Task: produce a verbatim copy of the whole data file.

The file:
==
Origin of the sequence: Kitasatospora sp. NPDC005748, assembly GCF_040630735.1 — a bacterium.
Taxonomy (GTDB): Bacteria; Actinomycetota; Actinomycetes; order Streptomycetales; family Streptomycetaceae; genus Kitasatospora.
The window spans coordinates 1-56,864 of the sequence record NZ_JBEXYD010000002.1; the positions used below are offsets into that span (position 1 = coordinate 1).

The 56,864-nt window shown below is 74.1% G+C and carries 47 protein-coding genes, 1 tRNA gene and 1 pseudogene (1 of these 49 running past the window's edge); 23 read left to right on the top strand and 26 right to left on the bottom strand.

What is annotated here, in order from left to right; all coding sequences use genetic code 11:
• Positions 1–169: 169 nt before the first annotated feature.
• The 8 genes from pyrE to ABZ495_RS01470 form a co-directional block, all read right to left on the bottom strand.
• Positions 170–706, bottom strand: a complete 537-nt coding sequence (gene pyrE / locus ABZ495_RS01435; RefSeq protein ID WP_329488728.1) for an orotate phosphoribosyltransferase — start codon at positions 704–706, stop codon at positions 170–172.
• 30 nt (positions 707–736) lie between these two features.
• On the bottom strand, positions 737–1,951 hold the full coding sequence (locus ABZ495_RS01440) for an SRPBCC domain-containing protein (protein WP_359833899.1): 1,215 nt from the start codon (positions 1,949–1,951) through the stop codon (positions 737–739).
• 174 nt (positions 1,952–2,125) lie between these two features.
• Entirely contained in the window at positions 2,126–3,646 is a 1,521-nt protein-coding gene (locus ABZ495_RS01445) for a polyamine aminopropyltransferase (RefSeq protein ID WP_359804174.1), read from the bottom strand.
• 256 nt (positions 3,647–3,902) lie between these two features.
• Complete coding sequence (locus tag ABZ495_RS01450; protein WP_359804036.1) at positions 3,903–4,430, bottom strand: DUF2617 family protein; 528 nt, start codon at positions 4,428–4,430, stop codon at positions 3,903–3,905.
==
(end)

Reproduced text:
Origin of the sequence: Kitasatospora sp. NPDC005748, assembly GCF_040630735.1 — a bacterium.
Taxonomy (GTDB): Bacteria; Actinomycetota; Actinomycetes; order Streptomycetales; family Streptomycetaceae; genus Kitasatospora.
The window spans coordinates 1-56,864 of the sequence record NZ_JBEXYD010000002.1; the positions used below are offsets into that span (position 1 = coordinate 1).

The 56,864-nt window shown below is 74.1% G+C and carries 47 protein-coding genes, 1 tRNA gene and 1 pseudogene (1 of these 49 running past the window's edge); 23 read left to right on the top strand and 26 right to left on the bottom strand.

What is annotated here, in order from left to right; all coding sequences use genetic code 11:
• Positions 1–169: 169 nt before the first annotated feature.
• The 8 genes from pyrE to ABZ495_RS01470 form a co-directional block, all read right to left on the bottom strand.
• Positions 170–706, bottom strand: a complete 537-nt coding sequence (gene pyrE / locus ABZ495_RS01435; RefSeq protein ID WP_329488728.1) for an orotate phosphoribosyltransferase — start codon at positions 704–706, stop codon at positions 170–172.
• 30 nt (positions 707–736) lie between these two features.
• On the bottom strand, positions 737–1,951 hold the full coding sequence (locus ABZ495_RS01440) for an SRPBCC domain-containing protein (protein WP_359833899.1): 1,215 nt from the start codon (positions 1,949–1,951) through the stop codon (positions 737–739).
• 174 nt (positions 1,952–2,125) lie between these two features.
• Entirely contained in the window at positions 2,126–3,646 is a 1,521-nt protein-coding gene (locus ABZ495_RS01445) for a polyamine aminopropyltransferase (RefSeq protein ID WP_359804174.1), read from the bottom strand.
• 256 nt (positions 3,647–3,902) lie between these two features.
• Complete coding sequence (locus tag ABZ495_RS01450; protein WP_359804036.1) at positions 3,903–4,430, bottom strand: DUF2617 family protein; 528 nt, start codon at positions 4,428–4,430, stop codon at positions 3,903–3,905.